RW: Working in the studio is a very different experience from playing live and, as such, it requires a rather different mindset. Unless one is doing an improvised take (especially in the case of long, unaccompanied improvisations), one has to maintain a much stronger conscious awareness of fundamental musical elements such as rhythm, intonation, and sound. Particularly with a group like the Visit, where the music is so exposed, I focus on delivering clear and precise takes. In a live context, I prefer to lose myself in the intensity and emotional landscape of the music. Playing a piece in real-time for an audience involves an exchange of energy between performer(s) and listener(s)—it doesn’t originate from one party but from the collective energy of the room. Once it is flowing continuously, it has a profound impact on the performance. In the studio, one is typically alone (with the engineer behind the glass, of course). This can make things more challenging as it’s easy to get self-conscious being alone with only one’s thoughts and one’s instrument. I try to approach recording with confidence and a high level of awareness of my performance as I’m tracking. It’s important to be listening critically while playing. This saves a lot of time listening to takes and evaluating later. Technical talk aside, I also try to reacquaint myself with the original inspiration for the music I’m recording and to truly believe in its power and effectiveness. It’s much more difficult to deliver a convincing performance if in the moment you don’t love what you’re playing.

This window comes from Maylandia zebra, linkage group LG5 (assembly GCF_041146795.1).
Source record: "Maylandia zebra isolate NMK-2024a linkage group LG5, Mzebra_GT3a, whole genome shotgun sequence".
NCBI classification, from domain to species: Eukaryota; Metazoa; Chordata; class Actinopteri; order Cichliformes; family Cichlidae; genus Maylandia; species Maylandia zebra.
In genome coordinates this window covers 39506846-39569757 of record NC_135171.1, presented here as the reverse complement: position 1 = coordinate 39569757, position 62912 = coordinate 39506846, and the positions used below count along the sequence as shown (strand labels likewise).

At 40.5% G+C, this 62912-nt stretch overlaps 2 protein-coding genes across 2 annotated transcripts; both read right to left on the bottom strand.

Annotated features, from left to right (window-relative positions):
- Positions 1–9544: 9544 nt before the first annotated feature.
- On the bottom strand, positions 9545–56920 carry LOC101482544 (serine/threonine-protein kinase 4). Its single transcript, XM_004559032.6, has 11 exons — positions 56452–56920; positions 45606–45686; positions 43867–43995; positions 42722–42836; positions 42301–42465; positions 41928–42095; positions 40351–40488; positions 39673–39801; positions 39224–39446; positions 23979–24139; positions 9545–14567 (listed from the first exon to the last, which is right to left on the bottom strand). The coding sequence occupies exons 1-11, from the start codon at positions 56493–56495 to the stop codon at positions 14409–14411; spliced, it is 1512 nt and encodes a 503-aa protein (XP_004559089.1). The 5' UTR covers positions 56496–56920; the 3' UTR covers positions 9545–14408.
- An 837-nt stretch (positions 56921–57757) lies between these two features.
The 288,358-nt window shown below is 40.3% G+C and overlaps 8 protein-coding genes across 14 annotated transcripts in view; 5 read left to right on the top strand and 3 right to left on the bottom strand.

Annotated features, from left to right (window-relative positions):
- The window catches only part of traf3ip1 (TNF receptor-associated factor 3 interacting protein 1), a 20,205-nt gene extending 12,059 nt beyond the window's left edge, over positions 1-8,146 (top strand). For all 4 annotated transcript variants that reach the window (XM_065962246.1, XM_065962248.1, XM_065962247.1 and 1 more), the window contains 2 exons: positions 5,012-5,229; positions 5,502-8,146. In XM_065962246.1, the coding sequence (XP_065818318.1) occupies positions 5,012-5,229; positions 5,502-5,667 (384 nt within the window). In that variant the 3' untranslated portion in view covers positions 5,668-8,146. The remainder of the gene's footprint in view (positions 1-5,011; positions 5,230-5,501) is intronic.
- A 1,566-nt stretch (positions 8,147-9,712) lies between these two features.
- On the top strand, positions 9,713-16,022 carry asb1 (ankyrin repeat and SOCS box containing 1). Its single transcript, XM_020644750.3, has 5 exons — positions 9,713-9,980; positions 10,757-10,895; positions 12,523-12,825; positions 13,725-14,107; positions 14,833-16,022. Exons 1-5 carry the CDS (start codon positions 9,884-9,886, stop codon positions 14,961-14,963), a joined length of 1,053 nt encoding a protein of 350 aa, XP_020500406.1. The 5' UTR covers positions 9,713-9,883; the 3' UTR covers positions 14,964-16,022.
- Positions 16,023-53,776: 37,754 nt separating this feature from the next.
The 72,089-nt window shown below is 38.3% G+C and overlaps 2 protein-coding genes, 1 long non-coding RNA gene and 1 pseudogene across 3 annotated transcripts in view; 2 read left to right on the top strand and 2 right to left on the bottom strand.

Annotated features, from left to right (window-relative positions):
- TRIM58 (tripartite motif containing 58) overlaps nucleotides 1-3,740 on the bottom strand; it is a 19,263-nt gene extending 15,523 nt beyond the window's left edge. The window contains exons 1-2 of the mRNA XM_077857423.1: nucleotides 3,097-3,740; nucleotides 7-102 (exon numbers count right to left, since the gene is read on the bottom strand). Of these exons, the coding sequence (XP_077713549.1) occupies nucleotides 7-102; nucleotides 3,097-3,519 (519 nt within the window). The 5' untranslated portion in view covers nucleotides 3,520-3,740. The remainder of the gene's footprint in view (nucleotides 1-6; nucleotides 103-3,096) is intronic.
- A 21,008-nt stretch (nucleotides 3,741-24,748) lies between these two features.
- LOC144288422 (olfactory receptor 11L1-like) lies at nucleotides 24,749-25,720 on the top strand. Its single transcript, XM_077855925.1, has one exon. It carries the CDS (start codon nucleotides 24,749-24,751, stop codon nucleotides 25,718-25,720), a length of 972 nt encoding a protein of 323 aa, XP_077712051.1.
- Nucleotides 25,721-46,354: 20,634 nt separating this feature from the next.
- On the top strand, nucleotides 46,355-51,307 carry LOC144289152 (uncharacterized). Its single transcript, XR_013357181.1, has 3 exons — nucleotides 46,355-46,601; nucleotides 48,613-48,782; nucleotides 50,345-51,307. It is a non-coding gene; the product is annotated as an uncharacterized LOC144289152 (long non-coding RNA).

HH: You are not only formally educated as a musician, but you have also played the cello for very different bands and artists (ranging from free jazz to neofolk). For your project with Heather Black, you are now also composing a very unique form of music. Concerning the songwriting: Is it more helpful to be a trained and educated musician to write songs, or did you learn more from the various artistic endeavours you were involved in? What did the formal and the informal education teach you about creating art?
RW: I absolutely believe that both formal and informal education have been essential in enabling me to create music for the Visit and all of my other current projects. I’ve been lucky to have been exposed to a wide variety of music from an early age. Metal is definitely a cornerstone of my musical personality, and I feel deeply rooted in it, to the extent that its language and energy permeate most of my compositions and even my style of playing. I also feel a great affinity for Persian, Arabic, and Indian music, all of which I listened to frequently while growing up. While I always imagined that these influences would somehow be synthesized in my music, I never originally thought that they would converge on the cello.